Definitely. There is a real sweet spot in your early 20s. By my early 20s, I had been on the road, working hard at both my craft and my life. I had a lot of experience for somebody my age. I also had, not a narcissistic ego, but the ego of a twenty-something.
When I’d go home, I’d see my friends and go on long, quiet walks. I didn’t have this feeling like I was wasting my time. There was a lot of time to creatively wander and see where I wanted to land. I felt like that was my only job: Be close to the people I love and write music. So, the 20s were a grand old time.
I was playing in a band in my 20s as well. I never thought about a career just the next song I was going to write. You know?
I am in full recognition of the fact that it’s a dream job with great perks. I get that.
I think it’s an interesting thing for people who haven’t made a living as an artist to really wrap their heads around this: There’s something about having music be the thing you run to. You’ve got your job, your life - everything is always complicated no matter what your job is - and when you can run away to music when you’re thinking, “My god this is just a crap day; all I want to do is go home and pick up the guitar,” but when your crap day involves picking up a guitar, it’s hard to find that place to run to.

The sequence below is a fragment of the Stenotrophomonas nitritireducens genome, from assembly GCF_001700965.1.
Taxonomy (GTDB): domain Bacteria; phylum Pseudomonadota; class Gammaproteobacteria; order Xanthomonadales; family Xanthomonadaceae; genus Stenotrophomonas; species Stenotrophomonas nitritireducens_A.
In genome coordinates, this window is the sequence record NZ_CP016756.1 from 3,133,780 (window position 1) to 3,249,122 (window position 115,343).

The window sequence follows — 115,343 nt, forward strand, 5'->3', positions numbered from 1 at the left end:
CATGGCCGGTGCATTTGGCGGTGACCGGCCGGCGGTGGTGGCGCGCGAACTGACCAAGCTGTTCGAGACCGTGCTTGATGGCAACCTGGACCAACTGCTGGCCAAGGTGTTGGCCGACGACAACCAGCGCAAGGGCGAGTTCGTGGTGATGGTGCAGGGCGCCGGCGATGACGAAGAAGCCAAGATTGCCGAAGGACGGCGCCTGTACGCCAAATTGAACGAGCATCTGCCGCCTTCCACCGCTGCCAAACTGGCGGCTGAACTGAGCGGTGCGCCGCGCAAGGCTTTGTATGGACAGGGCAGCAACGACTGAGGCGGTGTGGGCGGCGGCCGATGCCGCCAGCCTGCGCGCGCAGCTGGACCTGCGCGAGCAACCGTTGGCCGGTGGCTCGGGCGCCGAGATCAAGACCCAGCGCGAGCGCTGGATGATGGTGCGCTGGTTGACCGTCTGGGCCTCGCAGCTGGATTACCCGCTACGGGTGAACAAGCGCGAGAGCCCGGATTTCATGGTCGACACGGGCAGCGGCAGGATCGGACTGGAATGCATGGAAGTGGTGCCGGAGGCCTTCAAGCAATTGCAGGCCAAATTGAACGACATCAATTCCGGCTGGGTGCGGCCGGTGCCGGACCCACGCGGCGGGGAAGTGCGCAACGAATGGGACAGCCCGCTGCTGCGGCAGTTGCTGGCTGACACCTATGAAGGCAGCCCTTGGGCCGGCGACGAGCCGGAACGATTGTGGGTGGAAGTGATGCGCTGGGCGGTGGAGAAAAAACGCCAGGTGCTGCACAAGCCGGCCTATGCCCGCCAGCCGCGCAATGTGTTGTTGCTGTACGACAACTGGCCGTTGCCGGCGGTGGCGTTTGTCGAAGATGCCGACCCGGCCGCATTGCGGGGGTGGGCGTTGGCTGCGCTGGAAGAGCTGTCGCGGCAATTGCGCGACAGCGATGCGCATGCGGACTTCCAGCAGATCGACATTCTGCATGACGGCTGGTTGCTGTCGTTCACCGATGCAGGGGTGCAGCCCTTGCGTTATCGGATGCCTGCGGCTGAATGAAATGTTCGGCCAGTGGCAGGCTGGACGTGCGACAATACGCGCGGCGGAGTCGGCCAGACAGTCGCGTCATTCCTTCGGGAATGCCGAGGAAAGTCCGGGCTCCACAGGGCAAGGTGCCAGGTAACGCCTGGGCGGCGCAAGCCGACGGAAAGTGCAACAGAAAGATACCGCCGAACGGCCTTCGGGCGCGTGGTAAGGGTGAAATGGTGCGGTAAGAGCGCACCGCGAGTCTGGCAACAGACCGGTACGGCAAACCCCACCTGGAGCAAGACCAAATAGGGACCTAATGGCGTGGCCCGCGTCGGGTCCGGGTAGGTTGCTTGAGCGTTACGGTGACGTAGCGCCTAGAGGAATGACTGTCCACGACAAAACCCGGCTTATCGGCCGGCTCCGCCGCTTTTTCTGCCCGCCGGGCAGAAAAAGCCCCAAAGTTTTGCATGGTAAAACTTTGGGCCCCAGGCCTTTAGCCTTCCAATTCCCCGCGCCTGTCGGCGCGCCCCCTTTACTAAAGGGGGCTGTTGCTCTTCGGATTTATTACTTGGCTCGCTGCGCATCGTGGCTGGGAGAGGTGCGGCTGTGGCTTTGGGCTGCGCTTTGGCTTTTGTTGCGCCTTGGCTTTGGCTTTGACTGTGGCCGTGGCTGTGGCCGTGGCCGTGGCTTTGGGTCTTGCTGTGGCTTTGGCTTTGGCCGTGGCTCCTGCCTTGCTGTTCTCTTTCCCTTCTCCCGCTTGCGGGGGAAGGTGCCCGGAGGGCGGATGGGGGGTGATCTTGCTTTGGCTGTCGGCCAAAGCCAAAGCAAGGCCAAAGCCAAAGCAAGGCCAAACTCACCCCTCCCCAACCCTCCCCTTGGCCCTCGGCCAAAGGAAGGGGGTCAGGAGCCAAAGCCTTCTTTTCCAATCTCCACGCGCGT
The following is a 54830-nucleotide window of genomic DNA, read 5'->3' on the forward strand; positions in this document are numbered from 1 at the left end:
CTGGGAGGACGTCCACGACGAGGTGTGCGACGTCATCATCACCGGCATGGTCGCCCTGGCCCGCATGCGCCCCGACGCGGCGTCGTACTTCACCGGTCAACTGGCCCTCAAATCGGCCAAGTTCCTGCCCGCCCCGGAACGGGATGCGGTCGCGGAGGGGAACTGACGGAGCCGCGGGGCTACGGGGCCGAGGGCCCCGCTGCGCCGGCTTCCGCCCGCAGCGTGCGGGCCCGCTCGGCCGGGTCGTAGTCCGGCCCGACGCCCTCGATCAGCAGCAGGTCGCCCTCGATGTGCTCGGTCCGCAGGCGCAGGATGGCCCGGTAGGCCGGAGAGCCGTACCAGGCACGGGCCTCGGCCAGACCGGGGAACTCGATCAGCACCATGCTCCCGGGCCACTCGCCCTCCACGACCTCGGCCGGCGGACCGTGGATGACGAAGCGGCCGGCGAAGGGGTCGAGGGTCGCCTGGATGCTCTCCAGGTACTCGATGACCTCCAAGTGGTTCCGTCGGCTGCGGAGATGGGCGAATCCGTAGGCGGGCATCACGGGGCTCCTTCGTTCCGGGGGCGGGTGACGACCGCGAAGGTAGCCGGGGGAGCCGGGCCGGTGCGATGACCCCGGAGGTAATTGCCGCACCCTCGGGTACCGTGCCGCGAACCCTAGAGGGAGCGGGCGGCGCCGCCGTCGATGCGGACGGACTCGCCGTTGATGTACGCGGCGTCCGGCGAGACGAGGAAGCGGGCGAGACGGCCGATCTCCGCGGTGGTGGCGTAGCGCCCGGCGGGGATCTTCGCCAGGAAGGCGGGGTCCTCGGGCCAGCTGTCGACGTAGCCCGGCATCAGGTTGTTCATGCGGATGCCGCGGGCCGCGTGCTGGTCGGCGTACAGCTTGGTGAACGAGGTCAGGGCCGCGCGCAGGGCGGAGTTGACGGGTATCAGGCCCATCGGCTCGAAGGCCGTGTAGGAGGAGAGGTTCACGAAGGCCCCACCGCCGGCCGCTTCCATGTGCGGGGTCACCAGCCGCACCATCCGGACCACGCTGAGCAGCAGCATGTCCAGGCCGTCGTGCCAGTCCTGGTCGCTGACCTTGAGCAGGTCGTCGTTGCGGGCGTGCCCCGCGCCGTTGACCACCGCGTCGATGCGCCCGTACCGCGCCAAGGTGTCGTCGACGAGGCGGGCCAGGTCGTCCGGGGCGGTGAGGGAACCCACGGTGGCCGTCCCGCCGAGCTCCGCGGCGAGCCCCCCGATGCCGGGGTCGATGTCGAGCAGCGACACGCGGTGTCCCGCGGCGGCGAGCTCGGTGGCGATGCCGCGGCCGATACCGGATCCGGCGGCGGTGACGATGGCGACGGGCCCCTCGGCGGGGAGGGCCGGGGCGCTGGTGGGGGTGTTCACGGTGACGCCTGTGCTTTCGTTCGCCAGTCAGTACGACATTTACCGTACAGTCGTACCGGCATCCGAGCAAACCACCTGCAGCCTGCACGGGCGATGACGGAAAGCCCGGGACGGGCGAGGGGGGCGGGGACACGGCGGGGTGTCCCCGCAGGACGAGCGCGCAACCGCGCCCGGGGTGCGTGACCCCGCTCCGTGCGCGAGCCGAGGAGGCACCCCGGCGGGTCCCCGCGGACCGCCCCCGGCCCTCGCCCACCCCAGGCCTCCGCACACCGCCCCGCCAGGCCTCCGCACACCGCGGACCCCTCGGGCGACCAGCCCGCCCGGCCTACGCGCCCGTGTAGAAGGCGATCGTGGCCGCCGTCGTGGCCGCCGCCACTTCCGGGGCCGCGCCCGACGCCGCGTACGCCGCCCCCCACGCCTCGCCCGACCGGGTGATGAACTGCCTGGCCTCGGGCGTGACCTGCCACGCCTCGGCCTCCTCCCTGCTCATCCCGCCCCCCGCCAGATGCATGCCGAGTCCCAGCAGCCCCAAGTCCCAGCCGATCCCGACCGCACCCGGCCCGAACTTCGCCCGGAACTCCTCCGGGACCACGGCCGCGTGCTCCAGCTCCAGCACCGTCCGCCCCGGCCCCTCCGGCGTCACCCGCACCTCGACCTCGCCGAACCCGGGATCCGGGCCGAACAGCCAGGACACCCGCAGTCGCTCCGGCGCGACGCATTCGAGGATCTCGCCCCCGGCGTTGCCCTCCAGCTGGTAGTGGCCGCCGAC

If you don’t expect anybody to ever hear a song maybe you live in hopes that some day this will be the song somebody will hear. And that’s kind of a positive energy. But if you’re thinking, “Wow, if nobody listens to this song then how do we buy food? How many days of the year am I going to have to spend on the road to afford to be home with my family?” If you’re thinking in those terms, it gets really hard to write a song. You got to trick yourself out of your head. It’s a different set of problems - obviously an enviable set of problems - but it certainly makes it a whole different practice.
I hadn’t thought about that. So where do you turn after a crap day? Long walks? Books? Movies?
Probably my best outlet is cooking. It’s a thing I can do around the house that’s creative, that’s appreciated. I have a busy mind, so if I’m not doing something I feel that I’m wasting time. Creativity usually comes out of open space. It doesn’t come out of “I have to sit down and write a song today because I have to not because I want to but because I’m supposed to” (laughter).
When you were playing with Toad in your early 20s, was it like "Us against them."
I never had the “Us Against the World” thing. We made the first two [Toad] records on our own. We planned on being done, and I was going to go up to San Francisco.
I had this drama teacher freshman year of high school, and he said, “Well, the reason I’m here is because I love the theater; I never want to leave it as long as I live, but I know I don’t have the ambition or the ego to go out and be an actor and compete in that way.” I was like, “Yes, I get you. I’m going to be a high school teacher.” That was my plan. So, the band was going to break up, and I was going to be a teacher. I knew I didn’t have what it took to compete.